AIN ISSA, Syria (Reuters) - Two Belgian women who joined Islamic State in Syria said on Sunday they were losing hope they will ever go home after a Belgian court overturned a ruling to repatriate them with their six children.
Tatiana Wielandt and Bouchra Abouallal, each 26, said that as much as it pains them, they would send the children to Belgium for a better life and stay behind if it came to that.
“What do I wish to receive? A ticket home,” Abouallal said at the sprawling Ain Issa camp enclosed by wire fences in northern Syria. “I understand people are afraid ... They are judging us but they don’t know us.”
European nations are wrestling with how to handle militants and their families seeking to return as Islamic State’s self-declared caliphate crumbles.
The prospect of repatriation has sparked a fierce public debate in Brussels and other European capitals, where there is little sympathy for the families of jihadists with the trauma of attacks still fresh. Few governments want to take back their citizens, who may be hard to prosecute.
Last year, a judge ordered Belgium to return the two women and the children they had with militants. But the state fought the case, fearing it would set a precedent, and won an appeal in February.
“These children can’t live. They have no education. They have nothing,” Wielandt told Reuters in the women’s first interview since the Belgian state won the appeal. Her youngest son, blond and barefoot, clung to her clothes.
The government sought to make a distinction between the mothers - sisters-in-law who were convicted in absentia of being Islamic State militants - and the children who officials say cannot be guilty of their parent’s actions.
Like other parents across Europe, the grandmother of the six children, aged from 10 months to seven years, has tried to bring them back for over a year. [L5N20N6HY]
Belgium says it will stick by a 2017 decision to allow back all children under 10 from Iraq and Syria, but it is no longer under pressure from its judiciary to act in the case of the six.
U.S.-backed forces in Syria, holding thousands of foreign jihadists along with their wives and children, say they cannot keep them forever.
Wielandt and her school friend said they turned against Islamic State as they saw its militants brutally murder people, including foreigners who had joined its cause.
They got smuggled out of Islamic State territory and surrendered to the Kurdish forces in Ain Issa in late 2017 after the jihadists lost their base in Syria’s Raqqa city, where they lived. They said they spent two months in prison before being sent to a camp in the northeast.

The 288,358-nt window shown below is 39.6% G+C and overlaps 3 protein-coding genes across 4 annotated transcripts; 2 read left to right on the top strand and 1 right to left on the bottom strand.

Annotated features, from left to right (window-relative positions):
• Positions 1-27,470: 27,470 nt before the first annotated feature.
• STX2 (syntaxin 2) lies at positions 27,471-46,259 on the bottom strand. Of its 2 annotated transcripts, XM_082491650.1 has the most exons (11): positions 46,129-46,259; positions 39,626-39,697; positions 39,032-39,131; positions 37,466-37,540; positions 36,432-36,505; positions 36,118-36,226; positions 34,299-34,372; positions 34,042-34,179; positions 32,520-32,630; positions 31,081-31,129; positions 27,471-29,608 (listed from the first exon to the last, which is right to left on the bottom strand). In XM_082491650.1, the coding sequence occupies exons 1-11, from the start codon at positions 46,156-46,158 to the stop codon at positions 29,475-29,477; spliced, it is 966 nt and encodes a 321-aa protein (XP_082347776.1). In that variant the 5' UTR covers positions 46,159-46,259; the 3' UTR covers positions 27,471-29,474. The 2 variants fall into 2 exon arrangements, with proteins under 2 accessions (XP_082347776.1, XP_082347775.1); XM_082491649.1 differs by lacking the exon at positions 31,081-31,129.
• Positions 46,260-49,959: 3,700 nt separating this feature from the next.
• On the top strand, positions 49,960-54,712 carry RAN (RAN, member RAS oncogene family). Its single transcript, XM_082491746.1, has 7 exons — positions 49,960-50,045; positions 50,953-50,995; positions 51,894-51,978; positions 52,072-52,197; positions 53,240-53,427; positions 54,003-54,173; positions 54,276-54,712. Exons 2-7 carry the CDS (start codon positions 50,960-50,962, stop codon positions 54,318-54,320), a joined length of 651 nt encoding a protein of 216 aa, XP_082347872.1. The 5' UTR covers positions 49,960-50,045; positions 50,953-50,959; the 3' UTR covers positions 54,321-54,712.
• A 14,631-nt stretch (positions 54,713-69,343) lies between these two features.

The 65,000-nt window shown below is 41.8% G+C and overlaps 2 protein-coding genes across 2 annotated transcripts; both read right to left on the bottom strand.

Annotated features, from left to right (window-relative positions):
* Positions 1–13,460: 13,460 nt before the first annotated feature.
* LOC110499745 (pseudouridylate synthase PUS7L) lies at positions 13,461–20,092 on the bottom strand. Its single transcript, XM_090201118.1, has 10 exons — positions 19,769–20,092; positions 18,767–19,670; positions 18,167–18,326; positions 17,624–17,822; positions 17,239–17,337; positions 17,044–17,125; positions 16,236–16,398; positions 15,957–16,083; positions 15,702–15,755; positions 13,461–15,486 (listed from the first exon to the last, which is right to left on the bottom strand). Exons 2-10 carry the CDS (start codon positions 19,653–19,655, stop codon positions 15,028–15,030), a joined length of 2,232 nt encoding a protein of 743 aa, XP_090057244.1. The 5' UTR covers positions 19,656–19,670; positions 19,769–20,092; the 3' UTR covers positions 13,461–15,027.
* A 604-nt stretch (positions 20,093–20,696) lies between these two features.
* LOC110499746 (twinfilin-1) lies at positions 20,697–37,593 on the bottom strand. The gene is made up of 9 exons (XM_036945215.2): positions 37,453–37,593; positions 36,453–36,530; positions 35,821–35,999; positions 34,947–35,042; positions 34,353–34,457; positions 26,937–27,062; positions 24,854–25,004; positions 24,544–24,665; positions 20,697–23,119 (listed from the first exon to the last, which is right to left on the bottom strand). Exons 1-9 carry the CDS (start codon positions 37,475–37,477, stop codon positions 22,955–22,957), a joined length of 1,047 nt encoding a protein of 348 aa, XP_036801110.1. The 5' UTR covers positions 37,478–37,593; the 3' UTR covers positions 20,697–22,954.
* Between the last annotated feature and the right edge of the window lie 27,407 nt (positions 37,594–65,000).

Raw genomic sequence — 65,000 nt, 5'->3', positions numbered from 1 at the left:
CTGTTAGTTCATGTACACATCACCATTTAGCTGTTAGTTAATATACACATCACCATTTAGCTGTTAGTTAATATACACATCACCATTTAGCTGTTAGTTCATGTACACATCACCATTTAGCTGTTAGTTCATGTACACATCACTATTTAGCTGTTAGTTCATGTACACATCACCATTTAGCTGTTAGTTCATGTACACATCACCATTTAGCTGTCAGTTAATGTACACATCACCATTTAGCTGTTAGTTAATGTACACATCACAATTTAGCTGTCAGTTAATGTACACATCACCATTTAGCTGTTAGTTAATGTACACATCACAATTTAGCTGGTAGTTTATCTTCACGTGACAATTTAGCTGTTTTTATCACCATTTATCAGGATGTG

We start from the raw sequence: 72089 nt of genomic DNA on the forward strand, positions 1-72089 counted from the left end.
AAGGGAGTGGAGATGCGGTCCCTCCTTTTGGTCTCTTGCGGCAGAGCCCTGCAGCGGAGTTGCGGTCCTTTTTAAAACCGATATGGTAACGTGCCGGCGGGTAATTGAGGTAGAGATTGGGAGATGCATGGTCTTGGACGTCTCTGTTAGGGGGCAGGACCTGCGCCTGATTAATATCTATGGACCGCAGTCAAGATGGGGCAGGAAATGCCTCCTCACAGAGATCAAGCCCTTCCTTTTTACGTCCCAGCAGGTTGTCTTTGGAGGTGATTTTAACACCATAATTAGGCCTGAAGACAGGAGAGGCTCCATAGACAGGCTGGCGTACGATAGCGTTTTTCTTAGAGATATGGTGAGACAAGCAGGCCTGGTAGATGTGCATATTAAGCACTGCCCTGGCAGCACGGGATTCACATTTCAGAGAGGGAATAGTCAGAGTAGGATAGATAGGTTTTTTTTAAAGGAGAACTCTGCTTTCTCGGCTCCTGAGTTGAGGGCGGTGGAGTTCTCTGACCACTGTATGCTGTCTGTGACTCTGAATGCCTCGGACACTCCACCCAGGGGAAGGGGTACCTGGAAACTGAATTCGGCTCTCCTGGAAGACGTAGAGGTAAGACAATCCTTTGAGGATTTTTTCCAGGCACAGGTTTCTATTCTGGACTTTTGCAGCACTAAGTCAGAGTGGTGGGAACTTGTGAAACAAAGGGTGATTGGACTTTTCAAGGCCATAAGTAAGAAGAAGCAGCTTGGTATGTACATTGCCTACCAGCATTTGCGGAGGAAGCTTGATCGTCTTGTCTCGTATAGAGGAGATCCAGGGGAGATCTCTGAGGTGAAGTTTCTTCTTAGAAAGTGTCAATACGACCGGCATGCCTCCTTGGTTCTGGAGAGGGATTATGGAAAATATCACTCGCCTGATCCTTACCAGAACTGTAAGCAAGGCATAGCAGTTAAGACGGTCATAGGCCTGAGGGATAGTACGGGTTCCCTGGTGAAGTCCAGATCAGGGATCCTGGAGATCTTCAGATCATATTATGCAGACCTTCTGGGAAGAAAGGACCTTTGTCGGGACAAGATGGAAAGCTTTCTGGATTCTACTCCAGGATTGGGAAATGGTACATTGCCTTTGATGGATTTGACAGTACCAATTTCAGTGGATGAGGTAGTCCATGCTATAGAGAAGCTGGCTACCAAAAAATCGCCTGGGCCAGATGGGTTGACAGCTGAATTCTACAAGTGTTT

The sisters-in-law are among 17 Belgian women and 32 children in Syria, security sources say.
Wielandt converted to Islam to marry Abouallal’s brother when they were still teens. Soon after, they left with their husbands for Syria - each with a baby - like more than 400 Belgians who headed to the conflict zone.
Their husbands died within a year. Each pregnant with a second child, the two widows returned to Belgium in 2014.
When Abouallal’s mother, Fatiha, was away on vacation a few months later, they fled again - leaving her heartbroken with an empty house full of toys near Antwerp.
Abouallal said they went to Syria in 2015 after feeling under “pressure” when police questioned them in Belgium or people blamed them for Islamic State attacks in Europe.
“I was thinking I’m going to live my whole life like this,” she added. “And we still had a little bit this ideology.”
The second time they joined Islamic State, both married again and had children: Wielandt to a Dutch militant, who was killed, and Abouallal to a man from Trinidad, who surrendered with them.
The sisters-in-law said they stood ready to face jail time and get help. Abouallal said she burst into tears the last time she heard a plane flying overhead.
“I don’t even fight this. I made a mistake and I need to get punished for it,” she added. “If I ever go back to Belgium, I hope they give me an injection or whatever to forget this whole part of our lives.”
Nearly a month ago, they were moved to the Ain Issa camp, where the children live among scores of tarpaulin tents in the dirt.
They said they received threats from more extremist women for showing their faces or not wearing black.
“I don’t have a lot of hope anymore,” Abouallal said, her eyes filling with tears. “I know my mother did everything for us after everything we did to her.”
Reporting and writing by Ellen Francis; Additional reporting by Bart Biesman and Alissa de Carbonnel in Brussels; Editing by Marguerita Choy